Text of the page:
Memorial Day Poker Tournaments

Oceans 11 Memorial Day

Memorial Day weekend is a great time to play poker. Whether you are in Los Angeles, San Diego or the Central Valley of California, there is a tournament near you.

The Normandie Casino in Gardena, California, will be hosting its $10,000 Memorial Day Poker Tournament on May 30 at 1 p.m. The $85 buy-in tournament features 10,000 starting chips, and the first three rounds will be 30 minutes. All subsequent rounds will be 20 minutes. There are no rebuys or add-ons

The newly-opened Gardens Casino in Hawaiian Gardens, California, is the most beautiful cardroom in Los Angeles and the largest card room in the world. To celebrate its completion, the Gardens is holding its $75,000 No-Limit Hold’em Main Event in the Inaugural Gardens Poker Festival.

Starting at 12:15 p.m., the $320 buy-in tournament has no rebuys or add-ons. The series began on May 15 and concludes on Tuesday, May 31 with a unique No-Limit Hold’em Tournament Turbo Steps Tournament.

With three starting times at 10 a.m., 11:30 a.m. and 1:30 p.m. and buy-ins ranging from $25 to $110, 40% advance to the next step, the $20,000 No-Limit Hold’em Turbo Steps Poker Festival Finale at 4 p.m. The Gardens Poker Festival featured over $1,000,000 in guarantees, and I hope it becomes a regular part of the poker circuit in Los Angeles.

Ocean’s 11 Casino in Oceanside, California, will present its annual Memorial Day Tournament on May 30 at 10 a.m. The $240 buy-in tournament features an estimated $50,000 prize pool. Last year the prize pool swelled to $69,000.

Players start with 10,000 starting chips, and for a $10 optional staff add-on, they can receive an additional 2,000 chips. The tournament features 30 minute levels, and there is no re-entry permitted.

Registration opens one hour before the start of the tournament and continues until the end of the first break. The tournament is limited to the first 300 players. According to tournament director Anthony Canlas, a free bbq will be provided for the players.

In Fresno, California, Club One Casino will present the 8th Annual Memorial Day 100 which runs from May 28-30 and features a $30,000 guarantee. The $125 buy-in No-Limit Hold’em tournament features two starting days on May 28 and 29.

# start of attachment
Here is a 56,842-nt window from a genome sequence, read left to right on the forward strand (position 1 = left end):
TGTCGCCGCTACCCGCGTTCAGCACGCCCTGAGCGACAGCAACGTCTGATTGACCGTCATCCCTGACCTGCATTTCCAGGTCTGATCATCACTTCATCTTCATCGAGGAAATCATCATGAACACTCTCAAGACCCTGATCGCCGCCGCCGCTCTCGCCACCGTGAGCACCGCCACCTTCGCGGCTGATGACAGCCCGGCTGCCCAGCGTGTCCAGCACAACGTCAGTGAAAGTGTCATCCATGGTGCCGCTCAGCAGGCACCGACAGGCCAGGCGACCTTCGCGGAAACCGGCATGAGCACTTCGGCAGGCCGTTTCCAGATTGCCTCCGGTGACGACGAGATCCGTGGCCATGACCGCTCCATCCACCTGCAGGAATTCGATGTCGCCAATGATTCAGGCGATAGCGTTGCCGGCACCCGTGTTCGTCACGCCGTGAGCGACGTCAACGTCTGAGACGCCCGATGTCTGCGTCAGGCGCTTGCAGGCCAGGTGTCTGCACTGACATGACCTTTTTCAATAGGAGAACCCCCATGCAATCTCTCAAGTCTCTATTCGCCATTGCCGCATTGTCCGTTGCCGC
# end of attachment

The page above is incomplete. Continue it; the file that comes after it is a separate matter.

The top 20% advance to Day 2 on May 30. All three days start at 2:15 p.m. Last year the tournament had over 377 entrants, and Club One is expecting another tremendous turn-out.

Patricia Chavira is a freelance writer and social media consultant specializing in poker. She writes a column called the “Poker Scene” for Gaming Today. Follow her on Twitter @pinkchippoker.

Gardena: Poker Capital of the World

facebook_1461345592678 (1)Robert Turner as part of Larry Flynt’s  Original Hustler Casino Management Team

The Normandie Casino has been rumored to be an acquisition of the Hustler Casino by Larry Flynt. If this happens, the Gardena poker legacy will be gone, and all that will be left is one corporation controlling the remaining two.

Poker was started in Gardena in 1936 by legendary card club owners Ernie Primm and Russ Miller, the patriarch of the Miller family who owns the Normandie Casino.

The six clubs of poker that made up the Gardena landscape are now just a memory, and if Larry Flynt takes over the Normandie Casino, the last of the original six, a poker era will varnish forever.

As I reflect back, it has occurred to me that I managed four of the six casinos in Gardena, a small city ten miles outside Downtown Los Angeles. When poker boomed in California with the legalization of Hold’em around 1986, many characters came out to play in Gardena, including myself.

A Storied History: The Horseshoe Club

Horseshoe Club Gardena

Some were very famous for their play while others were notorious for having a shady past like Shoeshine Nick. Legendary poker author Mike Caro was also part of Gardena history.

Caro recalls of that time, “Old Gardena was a poker garden where money grew, but there was also treachery, and you had to avoid the cheating. You dealt your own cards, which was fine, but so did they, and there was always danger.”